Satellites detect very rapid deformation of Tungurahua's west flank, possibly leading to a colossal landslide, Ecuador

Satellites detect very rapid deformation of Tungurahua's west flank, possibly leading to a colossal landslide, Ecuador

Ecuadorian Tungurahua volcano, one of South America's most prominent volcanoes, is showing early warning signs of potential flank collapse, a new research paper published in Science Direct suggests. A previous eruption of Tungurahua, around 3 000 years ago, caused a prior, partial collapse of the west flank, leading to a wide-spread debris avalanche of moving rock, soil, snow and water that covered an area of 80 km2 (30 mi2). Authors recommend the volcano should be closely monitored to watch for stronger signals. The last eruptive period of this volcano started on November 27, 2011, and ended on March 16, 2016 (Volcanic Explosivity Index 3).

According to study authors, led by Dr. James Hickey from the Camborne School of Mines, Tungurahua is displaying the hallmarks of flank instability, which could result in a colossal landslide.

New research has suggested that the volcano's recent activity has led to significant rapid deformation on the western flank, leading researchers to believe that the driving force causing this deformation could lead to an increased risk of the flank collapsing, causing widespread damage to the surrounding local area.

"Using satellite data we have observed very rapid deformation of Tungurahua's west flank, which our research suggests is caused by imbalances between magma being supplied and magma being erupted," Hickey said.

Tungurahua volcano has a long history of flank collapse and has also been frequently active since 1999, when its activity led to the evacuation of 25 000 people from nearby communities.

Tungurahua on February 11, 2020. Credit: Copernicus EU/Sentinel-2, TW

Tungurahua on February 11, 2020. Credit: Copernicus EU/Sentinel-2, TW

A previous eruption of Tungurahua, around 3 000 years ago, caused a prior, partial collapse of the west flank of the volcanic cone, leading to a wide-spread debris avalanche of moving rock, soil, snow and water that covered 80 km2 (30 mi2).

Since then, the volcano has steadily been rebuilt over time, peaking with a steep-sided cone more than 5 000 m (16 404 feet) in height.

However, the new west flank, above the site of the 3 000-year-old collapse, has shown repeated signs of rapid deformation while the other flanks remain stable.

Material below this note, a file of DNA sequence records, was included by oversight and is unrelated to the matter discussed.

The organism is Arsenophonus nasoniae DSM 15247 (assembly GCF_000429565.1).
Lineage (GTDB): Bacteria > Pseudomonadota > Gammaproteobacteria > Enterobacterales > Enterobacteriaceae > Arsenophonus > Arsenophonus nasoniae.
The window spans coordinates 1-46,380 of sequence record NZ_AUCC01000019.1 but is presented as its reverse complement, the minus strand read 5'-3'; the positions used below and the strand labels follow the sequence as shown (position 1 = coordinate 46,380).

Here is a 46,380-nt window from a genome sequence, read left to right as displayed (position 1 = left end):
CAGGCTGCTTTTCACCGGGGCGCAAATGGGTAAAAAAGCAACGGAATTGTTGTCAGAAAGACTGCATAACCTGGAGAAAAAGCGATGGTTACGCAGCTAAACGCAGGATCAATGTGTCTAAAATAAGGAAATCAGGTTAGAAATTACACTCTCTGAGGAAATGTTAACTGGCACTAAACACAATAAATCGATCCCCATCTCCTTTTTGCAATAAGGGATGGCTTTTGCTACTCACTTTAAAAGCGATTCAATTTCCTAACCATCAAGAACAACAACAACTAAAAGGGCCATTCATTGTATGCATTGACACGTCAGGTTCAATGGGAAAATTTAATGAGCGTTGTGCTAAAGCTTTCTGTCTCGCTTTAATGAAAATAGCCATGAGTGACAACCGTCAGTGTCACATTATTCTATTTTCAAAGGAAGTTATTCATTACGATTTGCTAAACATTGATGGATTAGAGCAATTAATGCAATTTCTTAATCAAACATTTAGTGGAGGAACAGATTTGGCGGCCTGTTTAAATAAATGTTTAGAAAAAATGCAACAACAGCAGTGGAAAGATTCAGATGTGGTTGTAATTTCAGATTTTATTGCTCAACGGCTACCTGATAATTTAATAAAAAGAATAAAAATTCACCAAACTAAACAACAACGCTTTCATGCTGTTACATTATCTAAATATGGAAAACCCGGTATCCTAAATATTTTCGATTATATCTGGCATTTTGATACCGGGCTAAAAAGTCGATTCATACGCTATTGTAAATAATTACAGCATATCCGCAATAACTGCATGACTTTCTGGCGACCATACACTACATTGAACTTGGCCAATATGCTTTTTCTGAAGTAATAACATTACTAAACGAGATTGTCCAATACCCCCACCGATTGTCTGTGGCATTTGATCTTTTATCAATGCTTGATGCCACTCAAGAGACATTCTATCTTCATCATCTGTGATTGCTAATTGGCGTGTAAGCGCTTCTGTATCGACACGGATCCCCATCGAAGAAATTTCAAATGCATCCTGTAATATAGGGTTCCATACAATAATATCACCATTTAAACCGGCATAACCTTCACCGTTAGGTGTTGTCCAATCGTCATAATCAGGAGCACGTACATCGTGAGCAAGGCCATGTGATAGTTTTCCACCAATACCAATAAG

The new research has shown that this deformation can be explained by shallow, temporary magma storage beneath the west flank. If this magma supply is continued, the sheer volume can cause stress to accumulate within the volcanic cone - and so promote new instability of the west flank and its potential collapse.

"Magma supply is one of a number of factors that can cause or contribute to volcanic flank instability, so while there is a risk of possible flank collapse, the uncertainty of these natural systems also means it could remain stable. However, it's definitely one to keep an eye on in the future."

Reference:

Rapid localized flank inflation and implications for potential slope instability at Tungurahua volcano, Ecuador - James Hickey et al. - https://doi.org/10.1016/j.epsl.2020.116104

Geological summary

Tungurahua, a steep-sided andesitic-dacitic stratovolcano that towers more than 3 km above its northern base, is one of Ecuador's most active volcanoes. Three major edifices have been sequentially constructed since the mid-Pleistocene over a basement of metamorphic rocks. Tungurahua II was built within the past 14 000 years following the collapse of the initial edifice.

Tungurahua II itself collapsed about 3 000 years ago and produced a large debris-avalanche deposit and a horseshoe-shaped caldera open to the west, inside which the modern glacier-capped stratovolcano (Tungurahua III) was constructed.

Historical eruptions have all originated from the summit crater, accompanied by strong explosions and sometimes by pyroclastic flows and lava flows that reached populated areas at the volcano's base.

Prior to a long-term eruption beginning in 1999 that caused the temporary evacuation of the city of Baños at the foot of the volcano, the last major eruption had occurred from 1916 to 1918, although minor activity continued until 1925. (GVP)

Featured image credit: Copernicus EU/Sentinel-2, TW

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